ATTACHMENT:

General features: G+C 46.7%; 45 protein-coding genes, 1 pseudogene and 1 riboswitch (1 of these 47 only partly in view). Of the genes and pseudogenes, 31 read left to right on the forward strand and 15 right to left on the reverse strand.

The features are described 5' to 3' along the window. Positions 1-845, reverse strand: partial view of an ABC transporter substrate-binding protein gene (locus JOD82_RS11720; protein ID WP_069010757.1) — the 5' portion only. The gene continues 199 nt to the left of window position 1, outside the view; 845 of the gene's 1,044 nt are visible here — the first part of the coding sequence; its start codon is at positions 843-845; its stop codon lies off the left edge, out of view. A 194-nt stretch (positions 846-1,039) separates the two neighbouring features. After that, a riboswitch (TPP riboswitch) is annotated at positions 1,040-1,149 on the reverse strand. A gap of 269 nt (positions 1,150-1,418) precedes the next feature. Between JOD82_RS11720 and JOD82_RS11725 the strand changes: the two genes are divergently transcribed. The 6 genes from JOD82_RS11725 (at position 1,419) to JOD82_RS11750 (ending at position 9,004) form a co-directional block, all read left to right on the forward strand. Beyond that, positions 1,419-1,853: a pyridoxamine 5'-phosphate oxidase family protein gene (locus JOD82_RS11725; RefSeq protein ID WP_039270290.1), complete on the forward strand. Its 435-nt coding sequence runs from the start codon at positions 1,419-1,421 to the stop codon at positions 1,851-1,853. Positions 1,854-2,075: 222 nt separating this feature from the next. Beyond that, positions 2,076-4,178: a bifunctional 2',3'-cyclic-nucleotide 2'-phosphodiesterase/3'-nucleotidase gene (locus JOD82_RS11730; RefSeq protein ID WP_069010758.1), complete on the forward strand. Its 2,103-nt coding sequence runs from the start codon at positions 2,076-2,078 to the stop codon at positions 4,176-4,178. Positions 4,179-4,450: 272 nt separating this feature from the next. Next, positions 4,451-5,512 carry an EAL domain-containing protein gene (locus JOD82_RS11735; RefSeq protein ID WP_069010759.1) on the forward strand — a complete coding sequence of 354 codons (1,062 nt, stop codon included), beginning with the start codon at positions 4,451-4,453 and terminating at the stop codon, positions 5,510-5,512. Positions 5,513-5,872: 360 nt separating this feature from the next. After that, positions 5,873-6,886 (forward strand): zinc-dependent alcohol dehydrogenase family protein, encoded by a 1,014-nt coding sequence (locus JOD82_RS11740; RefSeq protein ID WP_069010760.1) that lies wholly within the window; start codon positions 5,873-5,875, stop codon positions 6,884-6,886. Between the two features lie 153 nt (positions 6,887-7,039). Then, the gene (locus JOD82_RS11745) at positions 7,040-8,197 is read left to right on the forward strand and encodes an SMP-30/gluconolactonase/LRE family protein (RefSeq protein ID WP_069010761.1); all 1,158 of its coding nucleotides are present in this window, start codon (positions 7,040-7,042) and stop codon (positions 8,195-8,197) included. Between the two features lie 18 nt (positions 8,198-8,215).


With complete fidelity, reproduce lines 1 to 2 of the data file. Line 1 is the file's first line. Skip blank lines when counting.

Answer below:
General features: G+C 46.7%; 45 protein-coding genes, 1 pseudogene and 1 riboswitch (1 of these 47 only partly in view). Of the genes and pseudogenes, 31 read left to right on the forward strand and 15 right to left on the reverse strand.

The features are described 5' to 3' along the window. Positions 1-845, reverse strand: partial view of an ABC transporter substrate-binding protein gene (locus JOD82_RS11720; protein ID WP_069010757.1) — the 5' portion only. The gene continues 199 nt to the left of window position 1, outside the view; 845 of the gene's 1,044 nt are visible here — the first part of the coding sequence; its start codon is at positions 843-845; its stop codon lies off the left edge, out of view. A 194-nt stretch (positions 846-1,039) separates the two neighbouring features. After that, a riboswitch (TPP riboswitch) is annotated at positions 1,040-1,149 on the reverse strand. A gap of 269 nt (positions 1,150-1,418) precedes the next feature. Between JOD82_RS11720 and JOD82_RS11725 the strand changes: the two genes are divergently transcribed. The 6 genes from JOD82_RS11725 (at position 1,419) to JOD82_RS11750 (ending at position 9,004) form a co-directional block, all read left to right on the forward strand. Beyond that, positions 1,419-1,853: a pyridoxamine 5'-phosphate oxidase family protein gene (locus JOD82_RS11725; RefSeq protein ID WP_039270290.1), complete on the forward strand. Its 435-nt coding sequence runs from the start codon at positions 1,419-1,421 to the stop codon at positions 1,851-1,853. Positions 1,854-2,075: 222 nt separating this feature from the next. Beyond that, positions 2,076-4,178: a bifunctional 2',3'-cyclic-nucleotide 2'-phosphodiesterase/3'-nucleotidase gene (locus JOD82_RS11730; RefSeq protein ID WP_069010758.1), complete on the forward strand. Its 2,103-nt coding sequence runs from the start codon at positions 2,076-2,078 to the stop codon at positions 4,176-4,178. Positions 4,179-4,450: 272 nt separating this feature from the next. Next, positions 4,451-5,512 carry an EAL domain-containing protein gene (locus JOD82_RS11735; RefSeq protein ID WP_069010759.1) on the forward strand — a complete coding sequence of 354 codons (1,062 nt, stop codon included), beginning with the start codon at positions 4,451-4,453 and terminating at the stop codon, positions 5,510-5,512. Positions 5,513-5,872: 360 nt separating this feature from the next. After that, positions 5,873-6,886 (forward strand): zinc-dependent alcohol dehydrogenase family protein, encoded by a 1,014-nt coding sequence (locus JOD82_RS11740; RefSeq protein ID WP_069010760.1) that lies wholly within the window; start codon positions 5,873-5,875, stop codon positions 6,884-6,886. Between the two features lie 153 nt (positions 6,887-7,039). Then, the gene (locus JOD82_RS11745) at positions 7,040-8,197 is read left to right on the forward strand and encodes an SMP-30/gluconolactonase/LRE family protein (RefSeq protein ID WP_069010761.1); all 1,158 of its coding nucleotides are present in this window, start codon (positions 7,040-7,042) and stop codon (positions 8,195-8,197) included. Between the two features lie 18 nt (positions 8,198-8,215).